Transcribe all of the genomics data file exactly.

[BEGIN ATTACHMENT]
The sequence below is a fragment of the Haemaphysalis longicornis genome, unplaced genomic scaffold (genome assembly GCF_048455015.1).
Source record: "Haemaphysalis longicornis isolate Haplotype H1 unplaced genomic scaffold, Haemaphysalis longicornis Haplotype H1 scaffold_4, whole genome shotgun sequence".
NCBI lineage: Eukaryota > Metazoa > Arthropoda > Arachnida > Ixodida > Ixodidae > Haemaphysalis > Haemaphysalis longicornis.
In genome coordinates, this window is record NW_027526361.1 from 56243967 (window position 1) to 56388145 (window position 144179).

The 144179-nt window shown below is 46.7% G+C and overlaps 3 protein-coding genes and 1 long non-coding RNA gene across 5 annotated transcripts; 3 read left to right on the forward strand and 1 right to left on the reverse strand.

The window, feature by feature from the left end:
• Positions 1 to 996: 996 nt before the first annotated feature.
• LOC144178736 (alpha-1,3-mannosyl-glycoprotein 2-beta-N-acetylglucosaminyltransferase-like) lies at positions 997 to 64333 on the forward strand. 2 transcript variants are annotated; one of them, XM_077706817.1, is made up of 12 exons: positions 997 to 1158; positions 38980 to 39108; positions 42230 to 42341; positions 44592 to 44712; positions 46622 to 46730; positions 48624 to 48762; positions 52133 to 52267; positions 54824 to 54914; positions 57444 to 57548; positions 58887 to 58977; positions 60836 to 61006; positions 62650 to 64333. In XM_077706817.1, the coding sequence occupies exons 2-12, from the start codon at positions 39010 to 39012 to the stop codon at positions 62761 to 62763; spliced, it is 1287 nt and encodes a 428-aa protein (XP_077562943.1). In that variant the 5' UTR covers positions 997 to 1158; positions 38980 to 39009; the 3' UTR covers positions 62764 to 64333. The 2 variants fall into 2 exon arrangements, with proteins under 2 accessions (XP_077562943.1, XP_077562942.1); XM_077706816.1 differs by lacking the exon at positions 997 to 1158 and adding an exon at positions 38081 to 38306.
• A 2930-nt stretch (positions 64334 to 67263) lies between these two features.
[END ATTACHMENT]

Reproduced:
The sequence below is a fragment of the Haemaphysalis longicornis genome, unplaced genomic scaffold (genome assembly GCF_048455015.1).
Source record: "Haemaphysalis longicornis isolate Haplotype H1 unplaced genomic scaffold, Haemaphysalis longicornis Haplotype H1 scaffold_4, whole genome shotgun sequence".
NCBI lineage: Eukaryota > Metazoa > Arthropoda > Arachnida > Ixodida > Ixodidae > Haemaphysalis > Haemaphysalis longicornis.
In genome coordinates, this window is record NW_027526361.1 from 56243967 (window position 1) to 56388145 (window position 144179).

The 144179-nt window shown below is 46.7% G+C and overlaps 3 protein-coding genes and 1 long non-coding RNA gene across 5 annotated transcripts; 3 read left to right on the forward strand and 1 right to left on the reverse strand.

The window, feature by feature from the left end:
• Positions 1 to 996: 996 nt before the first annotated feature.
• LOC144178736 (alpha-1,3-mannosyl-glycoprotein 2-beta-N-acetylglucosaminyltransferase-like) lies at positions 997 to 64333 on the forward strand. 2 transcript variants are annotated; one of them, XM_077706817.1, is made up of 12 exons: positions 997 to 1158; positions 38980 to 39108; positions 42230 to 42341; positions 44592 to 44712; positions 46622 to 46730; positions 48624 to 48762; positions 52133 to 52267; positions 54824 to 54914; positions 57444 to 57548; positions 58887 to 58977; positions 60836 to 61006; positions 62650 to 64333. In XM_077706817.1, the coding sequence occupies exons 2-12, from the start codon at positions 39010 to 39012 to the stop codon at positions 62761 to 62763; spliced, it is 1287 nt and encodes a 428-aa protein (XP_077562943.1). In that variant the 5' UTR covers positions 997 to 1158; positions 38980 to 39009; the 3' UTR covers positions 62764 to 64333. The 2 variants fall into 2 exon arrangements, with proteins under 2 accessions (XP_077562943.1, XP_077562942.1); XM_077706816.1 differs by lacking the exon at positions 997 to 1158 and adding an exon at positions 38081 to 38306.
• A 2930-nt stretch (positions 64334 to 67263) lies between these two features.